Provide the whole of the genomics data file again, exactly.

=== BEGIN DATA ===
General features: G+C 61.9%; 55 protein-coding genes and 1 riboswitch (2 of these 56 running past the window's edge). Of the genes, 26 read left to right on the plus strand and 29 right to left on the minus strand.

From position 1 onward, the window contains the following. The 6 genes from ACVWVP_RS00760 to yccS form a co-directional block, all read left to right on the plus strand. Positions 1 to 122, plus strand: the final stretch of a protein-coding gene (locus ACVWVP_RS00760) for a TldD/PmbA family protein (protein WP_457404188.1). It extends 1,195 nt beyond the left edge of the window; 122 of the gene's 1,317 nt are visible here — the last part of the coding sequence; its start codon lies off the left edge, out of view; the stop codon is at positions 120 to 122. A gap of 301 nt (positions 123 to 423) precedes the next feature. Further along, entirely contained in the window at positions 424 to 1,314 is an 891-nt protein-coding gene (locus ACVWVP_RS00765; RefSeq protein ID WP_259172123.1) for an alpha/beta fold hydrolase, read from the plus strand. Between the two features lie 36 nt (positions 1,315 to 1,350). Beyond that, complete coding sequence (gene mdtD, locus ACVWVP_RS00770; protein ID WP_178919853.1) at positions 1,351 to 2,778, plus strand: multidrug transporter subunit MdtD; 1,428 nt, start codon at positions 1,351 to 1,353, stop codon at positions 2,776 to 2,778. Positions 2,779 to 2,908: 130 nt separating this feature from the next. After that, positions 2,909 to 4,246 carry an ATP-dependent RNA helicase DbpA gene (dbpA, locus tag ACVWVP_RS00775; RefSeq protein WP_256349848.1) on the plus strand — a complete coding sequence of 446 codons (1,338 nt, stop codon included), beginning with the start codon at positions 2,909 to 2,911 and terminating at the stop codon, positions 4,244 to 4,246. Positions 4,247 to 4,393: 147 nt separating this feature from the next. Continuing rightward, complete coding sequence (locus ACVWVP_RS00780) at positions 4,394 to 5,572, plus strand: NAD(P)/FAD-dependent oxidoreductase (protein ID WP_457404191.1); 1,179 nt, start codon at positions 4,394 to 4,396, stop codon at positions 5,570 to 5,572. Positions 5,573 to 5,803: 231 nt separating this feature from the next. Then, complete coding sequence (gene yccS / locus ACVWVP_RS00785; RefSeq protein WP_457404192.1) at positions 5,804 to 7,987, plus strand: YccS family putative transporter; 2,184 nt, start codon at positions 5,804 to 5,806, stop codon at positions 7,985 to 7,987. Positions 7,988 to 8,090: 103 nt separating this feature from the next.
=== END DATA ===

General features: G+C 61.9%; 55 protein-coding genes and 1 riboswitch (2 of these 56 running past the window's edge). Of the genes, 26 read left to right on the plus strand and 29 right to left on the minus strand.

From position 1 onward, the window contains the following. The 6 genes from ACVWVP_RS00760 to yccS form a co-directional block, all read left to right on the plus strand. Positions 1 to 122, plus strand: the final stretch of a protein-coding gene (locus ACVWVP_RS00760) for a TldD/PmbA family protein (protein WP_457404188.1). It extends 1,195 nt beyond the left edge of the window; 122 of the gene's 1,317 nt are visible here — the last part of the coding sequence; its start codon lies off the left edge, out of view; the stop codon is at positions 120 to 122. A gap of 301 nt (positions 123 to 423) precedes the next feature. Further along, entirely contained in the window at positions 424 to 1,314 is an 891-nt protein-coding gene (locus ACVWVP_RS00765; RefSeq protein ID WP_259172123.1) for an alpha/beta fold hydrolase, read from the plus strand. Between the two features lie 36 nt (positions 1,315 to 1,350). Beyond that, complete coding sequence (gene mdtD, locus ACVWVP_RS00770; protein ID WP_178919853.1) at positions 1,351 to 2,778, plus strand: multidrug transporter subunit MdtD; 1,428 nt, start codon at positions 1,351 to 1,353, stop codon at positions 2,776 to 2,778. Positions 2,779 to 2,908: 130 nt separating this feature from the next. After that, positions 2,909 to 4,246 carry an ATP-dependent RNA helicase DbpA gene (dbpA, locus tag ACVWVP_RS00775; RefSeq protein WP_256349848.1) on the plus strand — a complete coding sequence of 446 codons (1,338 nt, stop codon included), beginning with the start codon at positions 2,909 to 2,911 and terminating at the stop codon, positions 4,244 to 4,246. Positions 4,247 to 4,393: 147 nt separating this feature from the next. Continuing rightward, complete coding sequence (locus ACVWVP_RS00780) at positions 4,394 to 5,572, plus strand: NAD(P)/FAD-dependent oxidoreductase (protein ID WP_457404191.1); 1,179 nt, start codon at positions 4,394 to 4,396, stop codon at positions 5,570 to 5,572. Positions 5,573 to 5,803: 231 nt separating this feature from the next. Then, complete coding sequence (gene yccS / locus ACVWVP_RS00785; RefSeq protein WP_457404192.1) at positions 5,804 to 7,987, plus strand: YccS family putative transporter; 2,184 nt, start codon at positions 5,804 to 5,806, stop codon at positions 7,985 to 7,987. Positions 7,988 to 8,090: 103 nt separating this feature from the next.